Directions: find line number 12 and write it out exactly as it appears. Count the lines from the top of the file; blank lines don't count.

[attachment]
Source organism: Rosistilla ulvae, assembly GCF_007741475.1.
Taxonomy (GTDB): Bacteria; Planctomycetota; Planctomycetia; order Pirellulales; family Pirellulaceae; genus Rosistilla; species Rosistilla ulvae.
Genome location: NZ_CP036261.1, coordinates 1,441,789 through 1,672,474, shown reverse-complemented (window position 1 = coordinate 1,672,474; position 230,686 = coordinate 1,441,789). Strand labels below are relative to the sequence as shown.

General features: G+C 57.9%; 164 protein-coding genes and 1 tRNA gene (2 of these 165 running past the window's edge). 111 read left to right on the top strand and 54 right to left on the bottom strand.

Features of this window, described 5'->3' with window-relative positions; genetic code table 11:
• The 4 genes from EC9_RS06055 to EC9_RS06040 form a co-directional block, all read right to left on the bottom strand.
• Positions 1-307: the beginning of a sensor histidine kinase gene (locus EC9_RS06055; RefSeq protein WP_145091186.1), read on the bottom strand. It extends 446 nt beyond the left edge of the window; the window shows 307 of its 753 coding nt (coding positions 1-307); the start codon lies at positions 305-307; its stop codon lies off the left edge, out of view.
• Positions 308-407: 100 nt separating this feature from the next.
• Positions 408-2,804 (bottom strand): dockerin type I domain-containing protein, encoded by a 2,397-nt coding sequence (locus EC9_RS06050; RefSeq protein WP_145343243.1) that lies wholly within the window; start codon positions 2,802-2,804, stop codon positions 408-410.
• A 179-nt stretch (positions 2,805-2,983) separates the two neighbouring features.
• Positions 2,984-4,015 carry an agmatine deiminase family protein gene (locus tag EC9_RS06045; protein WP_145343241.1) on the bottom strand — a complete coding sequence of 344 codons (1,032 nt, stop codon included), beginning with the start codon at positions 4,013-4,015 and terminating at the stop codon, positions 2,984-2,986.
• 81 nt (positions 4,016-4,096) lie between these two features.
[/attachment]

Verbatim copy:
• 81 nt (positions 4,016-4,096) lie between these two features.